Award-winning actor and First Nations activist Michelle Thrush is in Peterborough this week, where she’ll be artist-in-residence at Trent University’s Indigenous Studies program and performing her show Find Your Own Inner Elder at the 40th annual Elders and Traditional Peoples Gathering on Friday night.
Thrush, who is Cree, was born and raised in Calgary, Alberta. She’s worked professionally in film, television and theatre for over 20 years, with her first film role at the age of 17.
She’s best known for her leading role as Gail Stonee in the hit APTN television series Blackstone, for which she won a Gemini Award in 2011. Her other television work ncludes recurring roles in North of 60 and Arctic Air and appearances in Madison, Northern Exposure, Highlander, Forever Knight, and more.
She’s also starred in many notable films throughout her career, particularly films deal with issues about Indigenous peoples of the Americas, and has won numerous awards for her performances.
One of her most memorable experiences was working opposite Johnny Depp and Gary Farmer in the feature film Deadman, which has achieved international status as a cult classic. She also starred opposite Oscar-winning actor Benicio Del Toro in the 2013 film Jimmy P. (Psychotherapy of a Plains Indian).
In her community work, Thrush uses her gift as an actor to promote healing through the arts and creative expression. She works with youth and children through her characters Majica, the Aboriginal Healing Clown, and Kookum Martha, a sprite old Indian Elder.
She also writes, directs, and produces theatre, and tours extensively through North America with her one-woman shows Reclaim, Right Next Door and, most recently, Find Your Own Inner Elder.
As part of the Elders and Traditional Peoples Gathering at Trent University, Thrush will be performing Find Your Own Inner Elder on Friday, February 26th at Nozhem: First Peoples Performance Space (Peter Gzowski College, 1600 West Bank Dr., Peterborough).
In her performance, Thrush takes the audience on a journey of her own memories and the impact her grandmother had on her. During the show, she dons clothing and make-up to transform herself from a child to an old Cree woman. Using comedy to break down barriers, she doles out sage advice to audience members while they look for their own “Inner Elder.”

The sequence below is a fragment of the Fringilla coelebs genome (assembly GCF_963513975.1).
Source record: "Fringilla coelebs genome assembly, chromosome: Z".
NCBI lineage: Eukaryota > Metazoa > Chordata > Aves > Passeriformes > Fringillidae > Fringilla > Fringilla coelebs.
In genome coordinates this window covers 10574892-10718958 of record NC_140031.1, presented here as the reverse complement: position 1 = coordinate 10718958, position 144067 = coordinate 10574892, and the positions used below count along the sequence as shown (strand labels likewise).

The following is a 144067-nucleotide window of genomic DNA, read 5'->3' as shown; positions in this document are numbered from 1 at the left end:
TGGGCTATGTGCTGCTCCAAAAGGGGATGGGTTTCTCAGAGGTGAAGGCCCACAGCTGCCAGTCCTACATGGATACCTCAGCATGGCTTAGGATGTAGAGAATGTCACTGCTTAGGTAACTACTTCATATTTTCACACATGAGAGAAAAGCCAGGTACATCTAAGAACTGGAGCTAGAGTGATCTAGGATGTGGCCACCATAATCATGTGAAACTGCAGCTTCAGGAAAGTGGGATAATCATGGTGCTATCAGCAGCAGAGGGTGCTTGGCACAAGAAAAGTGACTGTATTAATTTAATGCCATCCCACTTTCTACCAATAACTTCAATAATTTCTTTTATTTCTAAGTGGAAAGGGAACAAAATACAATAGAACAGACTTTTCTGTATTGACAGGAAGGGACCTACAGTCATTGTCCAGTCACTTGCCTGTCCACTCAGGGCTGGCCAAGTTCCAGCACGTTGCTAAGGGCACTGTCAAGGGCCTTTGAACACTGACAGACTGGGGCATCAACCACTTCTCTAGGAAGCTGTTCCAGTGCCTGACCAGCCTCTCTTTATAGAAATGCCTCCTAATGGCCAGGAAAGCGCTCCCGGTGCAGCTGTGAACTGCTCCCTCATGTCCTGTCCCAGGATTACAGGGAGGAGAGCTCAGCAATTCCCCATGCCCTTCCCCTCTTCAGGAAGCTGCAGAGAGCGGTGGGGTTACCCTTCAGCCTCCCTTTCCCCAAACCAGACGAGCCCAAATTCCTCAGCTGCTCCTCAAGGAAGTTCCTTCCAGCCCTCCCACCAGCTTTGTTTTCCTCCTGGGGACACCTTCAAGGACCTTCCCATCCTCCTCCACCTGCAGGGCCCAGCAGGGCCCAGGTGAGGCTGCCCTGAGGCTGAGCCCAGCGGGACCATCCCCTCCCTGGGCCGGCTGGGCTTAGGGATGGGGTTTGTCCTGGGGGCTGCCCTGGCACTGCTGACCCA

Daystar Rosalie Jones and regional artists Emily Henderson, Beany John, and Hilary Wear will also be part of the performance. The show starts at 8 p.m. and tickets are pay what you can.
The annual Elders and Traditional Peoples Gathering is held every year at Trent University. The gathering provides an opportunity to share indigenous knowledge through a series of workshops, presentations, and gatherings. It’s also an opportunity for the students and the community to listen and learn from the stories and knowledge that the elders and traditional people carry.
The theme of the 2016 gathering is “Rekindling the Fire: Reconciliation and the Way Forward” and will bring together Indigenous and non-Indigenous communities to continue the ongoing conversation of reconciliation.
The gathering runs from Friday, February 26th to Sunday, February 28th at Peter Gzowski College. Admission to the gathering for the entire weekend is $20 at the door or by donation (free for students with ID and for children under 12).
For more information and the full schedule of events, visit www.trentu.ca/fphl/elders.